Malaysian Water Villages Show Tsunami’s Are Not a Common Occurrence in South East Asia
“There has been a water village continuously on this same site for around a thousand years,” our guide, Arthur Augustine told us.
Article and pictures by M. Maxine George
As the world has discovered via the media, many of the tragic losses, in the devastating Tsunami that hit South East Asia on December 26th 2004, occurred in the remote villages of those islands whose shores border the Indian Ocean. With the exception of the Thailand resorts, most of those villages are relatively unknown to foreigners.
I had the opportunity to visit three water villages during a visit to Malaysia last year. Two were on the emerald green ocean water, the third approached by land, was over the brown, murky- looking river water. Seeing the dreadful devastation caused by the tsunami made me think of those peaceful people and their happy children, who might have been in harm’s way when the massive wall of water wreaked its havoc, bringing so much death and destruction.
“There has been a water village continuously on this same site for around a thousand years,” our guide, Arthur Augustine told us when we visited the Mengkabong Water Village in Sabah. The roofs of the oldest buildings there were thatched; the wooden walls were the weathered grayish-brown of ancient wood. Wooden planks, also on stilts, provided the walkway to get from house to house. We foreigners stepped carefully along those irregular planks, watching as the people went about their daily routine. For the most part we saw only women, children and older men at home during the day. They went about their lives quietly in an atmosphere of peace and tranquility. Those ancient villages stood in testimony to the fact that tsunamis have not been a common occurrence in that part of the world. Now, we have been told, that in neighbouring countries, many villages, similar to those we saw, and their inhabitants, have totally disappeared in south East Asia’s tsunami. I am happy to be able to report that Peninsular Malaysia is sheltered by the island of Sumatra and not directly exposed to the Indian Ocean; therefore damage from the tsunami was minimal compared to that suffered by their neighbours.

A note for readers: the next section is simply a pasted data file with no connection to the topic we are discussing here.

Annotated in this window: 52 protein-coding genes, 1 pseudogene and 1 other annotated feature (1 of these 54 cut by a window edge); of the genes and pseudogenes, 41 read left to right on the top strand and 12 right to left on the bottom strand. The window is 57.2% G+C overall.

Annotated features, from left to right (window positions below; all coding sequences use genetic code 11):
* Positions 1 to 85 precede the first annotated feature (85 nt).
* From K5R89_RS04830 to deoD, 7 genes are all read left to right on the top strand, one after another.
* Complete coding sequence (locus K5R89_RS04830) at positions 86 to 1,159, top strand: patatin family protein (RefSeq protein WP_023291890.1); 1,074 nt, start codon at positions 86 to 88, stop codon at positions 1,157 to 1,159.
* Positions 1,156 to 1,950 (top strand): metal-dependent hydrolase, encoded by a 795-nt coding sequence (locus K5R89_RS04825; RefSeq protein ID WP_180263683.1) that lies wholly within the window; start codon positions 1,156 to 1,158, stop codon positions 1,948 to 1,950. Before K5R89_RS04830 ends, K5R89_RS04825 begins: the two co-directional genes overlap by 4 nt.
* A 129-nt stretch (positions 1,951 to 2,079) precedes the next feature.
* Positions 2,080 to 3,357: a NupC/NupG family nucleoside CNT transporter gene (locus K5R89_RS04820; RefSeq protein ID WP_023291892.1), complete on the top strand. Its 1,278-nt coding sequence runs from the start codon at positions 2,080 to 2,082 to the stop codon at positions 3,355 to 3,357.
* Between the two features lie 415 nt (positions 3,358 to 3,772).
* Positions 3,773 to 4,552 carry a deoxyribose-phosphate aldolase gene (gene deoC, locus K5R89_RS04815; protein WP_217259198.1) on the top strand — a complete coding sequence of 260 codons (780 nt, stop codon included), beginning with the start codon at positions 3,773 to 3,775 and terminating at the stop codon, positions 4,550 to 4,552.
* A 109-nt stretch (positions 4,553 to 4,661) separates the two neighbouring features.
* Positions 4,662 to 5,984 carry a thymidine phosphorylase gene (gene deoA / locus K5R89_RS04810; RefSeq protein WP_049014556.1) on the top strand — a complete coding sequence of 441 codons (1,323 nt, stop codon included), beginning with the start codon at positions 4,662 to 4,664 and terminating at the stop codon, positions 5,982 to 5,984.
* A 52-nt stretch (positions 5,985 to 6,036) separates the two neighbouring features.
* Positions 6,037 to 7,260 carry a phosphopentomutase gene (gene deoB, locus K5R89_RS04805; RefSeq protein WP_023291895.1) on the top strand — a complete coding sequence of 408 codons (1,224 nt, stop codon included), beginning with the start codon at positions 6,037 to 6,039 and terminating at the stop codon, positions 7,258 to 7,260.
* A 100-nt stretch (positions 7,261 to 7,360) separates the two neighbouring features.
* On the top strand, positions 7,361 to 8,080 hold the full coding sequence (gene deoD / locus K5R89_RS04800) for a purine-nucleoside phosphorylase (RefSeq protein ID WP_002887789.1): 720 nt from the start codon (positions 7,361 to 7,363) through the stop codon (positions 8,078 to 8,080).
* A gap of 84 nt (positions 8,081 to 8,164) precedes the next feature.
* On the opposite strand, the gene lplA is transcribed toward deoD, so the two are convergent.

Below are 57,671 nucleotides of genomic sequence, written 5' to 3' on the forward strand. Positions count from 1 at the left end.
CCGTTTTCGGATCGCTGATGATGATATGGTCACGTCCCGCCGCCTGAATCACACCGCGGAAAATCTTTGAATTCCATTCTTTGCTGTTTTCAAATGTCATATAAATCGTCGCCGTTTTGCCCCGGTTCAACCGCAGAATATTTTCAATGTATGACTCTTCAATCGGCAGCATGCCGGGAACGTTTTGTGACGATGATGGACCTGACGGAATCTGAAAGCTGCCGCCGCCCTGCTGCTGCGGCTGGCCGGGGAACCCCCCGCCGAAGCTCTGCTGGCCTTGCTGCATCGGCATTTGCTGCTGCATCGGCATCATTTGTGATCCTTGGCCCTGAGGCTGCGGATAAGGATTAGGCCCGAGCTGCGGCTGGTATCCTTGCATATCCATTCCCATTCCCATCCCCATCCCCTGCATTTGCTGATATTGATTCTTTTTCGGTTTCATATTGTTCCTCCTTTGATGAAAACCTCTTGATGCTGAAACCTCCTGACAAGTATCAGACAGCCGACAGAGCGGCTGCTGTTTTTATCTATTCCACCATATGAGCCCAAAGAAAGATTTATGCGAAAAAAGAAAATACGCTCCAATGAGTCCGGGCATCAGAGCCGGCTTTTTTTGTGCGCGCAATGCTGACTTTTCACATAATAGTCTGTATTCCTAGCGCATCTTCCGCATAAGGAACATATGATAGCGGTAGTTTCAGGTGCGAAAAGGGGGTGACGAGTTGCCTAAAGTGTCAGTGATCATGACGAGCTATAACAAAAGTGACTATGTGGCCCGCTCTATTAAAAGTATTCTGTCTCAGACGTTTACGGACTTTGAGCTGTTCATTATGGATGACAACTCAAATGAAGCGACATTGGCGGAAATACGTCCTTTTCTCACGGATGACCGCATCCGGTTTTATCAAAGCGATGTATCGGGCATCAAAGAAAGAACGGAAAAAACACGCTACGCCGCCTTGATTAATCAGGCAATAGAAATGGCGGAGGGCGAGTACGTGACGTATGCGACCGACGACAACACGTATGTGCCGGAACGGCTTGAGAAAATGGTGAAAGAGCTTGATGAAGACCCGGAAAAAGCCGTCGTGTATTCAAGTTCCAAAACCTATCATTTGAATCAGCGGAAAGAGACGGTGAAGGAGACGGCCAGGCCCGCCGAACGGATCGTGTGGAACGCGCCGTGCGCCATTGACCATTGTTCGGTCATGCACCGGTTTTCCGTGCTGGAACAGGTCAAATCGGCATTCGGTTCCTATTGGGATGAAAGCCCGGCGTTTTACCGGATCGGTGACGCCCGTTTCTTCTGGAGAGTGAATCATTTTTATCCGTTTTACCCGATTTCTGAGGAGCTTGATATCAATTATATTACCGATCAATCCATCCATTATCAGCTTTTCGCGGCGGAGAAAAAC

Some of the children were friendly, some reserved but most were curious about their visitors, following us around as we toured their villages. All were accustomed to living with the water, for their homes were built on stilts right over the tidal water. Those children jumped in and out of the water with carefree abandon, as the weather was hot and it was a quick way to cool off. All seemed to swim. I watched a small toddler, hanging onto a tube, floating in the water, being gently rocked by the waves. Most of the children would eagerly pose for pictures, cheerfully holding up a variety of fingers, the meaning of which we were never quite sure.
People throughout the world have been shocked by the massive volume of death and destruction that was created by one stealthy swoop of Mother Nature’s hand. This has been a wakeup call to everyone. We can no longer be complacent about the possibilities of natural disasters. Those people are our neighbours in this global village. We must help the survivors recover from this tragedy, and at the same time, we must do what we can to prepare for the inevitable reoccurrence of Mother Nature’s irascibility, possibly being displayed on our own doorstep next time.
Article and Pictures by M. Maxine George
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